The legal context of the case is formed by the interplay between Articles 4 and 13 EIR. Article 4(1) EIR states that, save as otherwise provided, the law applicable to insolvency proceedings and their effects shall be that of the Member State within the territory of which such proceedings are opened (lex fori concursus). It provides in Article 4(2) that this law shall determine the conditions for the opening of those proceedings, their conduct and their closure: ‘It shall determine in particular: ... (m) the rules relating to the voidness, voidability or unenforceability of legal acts detrimental to all the creditors.’ Article 13 EIR provides: ‘Article 4(2)(m) shall not apply where the person who benefited from an act detrimental to all the creditors provides proof that: (first indent) the said act is subject to the law of a Member State other than that of the State of the opening of proceedings, and (second indent) that law does not allow any means of challenging that act in the relevant case.’ The key questions posed by the Finish Court relate to the interpretation to be given to the expression (in Article 13, second indent) ‘does not allow any means of challenging that act in the relevant case’, second to the scope of Nike’s obligation to adduce evidence regarding the content of Netherlands law and, third, to the question which party is to bear the burden of proof.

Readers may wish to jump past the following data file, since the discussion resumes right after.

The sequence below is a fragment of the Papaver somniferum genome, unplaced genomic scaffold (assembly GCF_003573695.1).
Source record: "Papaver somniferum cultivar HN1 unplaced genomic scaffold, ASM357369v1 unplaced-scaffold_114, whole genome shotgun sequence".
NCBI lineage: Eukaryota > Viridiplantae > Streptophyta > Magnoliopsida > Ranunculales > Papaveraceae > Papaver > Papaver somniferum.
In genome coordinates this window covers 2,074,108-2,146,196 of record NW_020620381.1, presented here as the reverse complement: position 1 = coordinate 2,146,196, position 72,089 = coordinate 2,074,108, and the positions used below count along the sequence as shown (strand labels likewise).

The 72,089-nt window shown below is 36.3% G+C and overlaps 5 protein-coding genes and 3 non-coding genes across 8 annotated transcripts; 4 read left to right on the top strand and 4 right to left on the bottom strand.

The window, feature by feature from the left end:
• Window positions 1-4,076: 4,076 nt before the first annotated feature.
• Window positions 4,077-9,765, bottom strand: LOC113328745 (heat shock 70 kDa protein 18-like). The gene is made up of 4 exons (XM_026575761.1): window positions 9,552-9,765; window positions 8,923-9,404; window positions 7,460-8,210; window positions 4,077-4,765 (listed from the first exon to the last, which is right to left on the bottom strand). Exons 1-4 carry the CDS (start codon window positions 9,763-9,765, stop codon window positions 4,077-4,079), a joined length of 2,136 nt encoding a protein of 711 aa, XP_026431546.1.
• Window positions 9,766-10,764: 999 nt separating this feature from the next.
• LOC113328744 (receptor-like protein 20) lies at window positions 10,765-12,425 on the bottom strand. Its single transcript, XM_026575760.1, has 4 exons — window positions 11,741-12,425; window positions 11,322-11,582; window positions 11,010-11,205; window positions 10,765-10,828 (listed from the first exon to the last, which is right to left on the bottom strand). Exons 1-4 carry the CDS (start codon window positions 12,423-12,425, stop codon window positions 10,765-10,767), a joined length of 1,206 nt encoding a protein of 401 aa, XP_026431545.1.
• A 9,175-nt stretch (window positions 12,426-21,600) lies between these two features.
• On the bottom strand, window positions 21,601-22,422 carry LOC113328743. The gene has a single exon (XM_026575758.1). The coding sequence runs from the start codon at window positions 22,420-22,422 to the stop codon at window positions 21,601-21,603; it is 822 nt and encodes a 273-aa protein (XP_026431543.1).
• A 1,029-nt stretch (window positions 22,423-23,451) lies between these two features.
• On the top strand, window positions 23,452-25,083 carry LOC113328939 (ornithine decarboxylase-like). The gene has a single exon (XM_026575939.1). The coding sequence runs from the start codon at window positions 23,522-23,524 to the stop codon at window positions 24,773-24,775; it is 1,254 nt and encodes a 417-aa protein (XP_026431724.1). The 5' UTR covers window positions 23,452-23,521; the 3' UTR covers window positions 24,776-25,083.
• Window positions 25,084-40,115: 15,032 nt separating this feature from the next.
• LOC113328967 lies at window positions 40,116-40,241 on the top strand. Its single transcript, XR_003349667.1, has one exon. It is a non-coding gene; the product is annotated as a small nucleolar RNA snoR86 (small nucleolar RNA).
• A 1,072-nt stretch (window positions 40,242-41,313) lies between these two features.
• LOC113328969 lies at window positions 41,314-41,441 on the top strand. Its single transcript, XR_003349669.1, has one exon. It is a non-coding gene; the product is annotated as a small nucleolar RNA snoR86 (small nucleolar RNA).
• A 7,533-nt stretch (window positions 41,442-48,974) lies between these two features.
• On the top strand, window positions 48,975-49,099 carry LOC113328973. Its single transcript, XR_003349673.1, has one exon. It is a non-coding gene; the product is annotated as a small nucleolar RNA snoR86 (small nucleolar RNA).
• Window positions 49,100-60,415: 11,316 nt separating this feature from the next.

In summary, the CJEU decided, that Article 13 EIR must be interpreted as meaning (i) that, after taking account of all the circumstances of the case, the article applies provided that the act at issue cannot be challenged on the basis of the law governing that act (lex causae), and (ii) that the expression ‘does not allow any means of challenging that act …’ applies, in addition to the insolvency rules of the law governing that act (lex causae), to the general provisions and principles of that law, taken as a whole. For the purposes of the application of Article 13 EIR and in the event that the defendant in an action relating to the voidness, voidability or unenforceability of an act relies on a provision of the law governing that act (lex causae) under which that act can be challenged only in the circumstances provided for in that provision, it is for the defendant to plead that those circumstances do not exist and to bear the burden of proof in that regard. Finally, the Court notes that the Regulation is silent on specific procedural aspects. If the defendant (here: Nike) in an action relating to the voidness, voidability or unenforceability of an act shows that the law governing that act (lex causae), taken as a whole, does not allow for that act to be challenged, then the national court before which such an action is brought may rule that it is for the other party (the applicant) to establish the existence of a provision or principle of the lex causae on the basis of which that act can be challenged only where that court considers that the defendant has first proven, in accordance with the rules generally applicable under its national rules of procedure, that the act at issue cannot be challenged on the basis of the lex causae. Other cases on Article 13 EIR are pending. Slowly, step by step the European Court is building a system to deal with payments, detrimental to an insolvent estate, in a balanced way.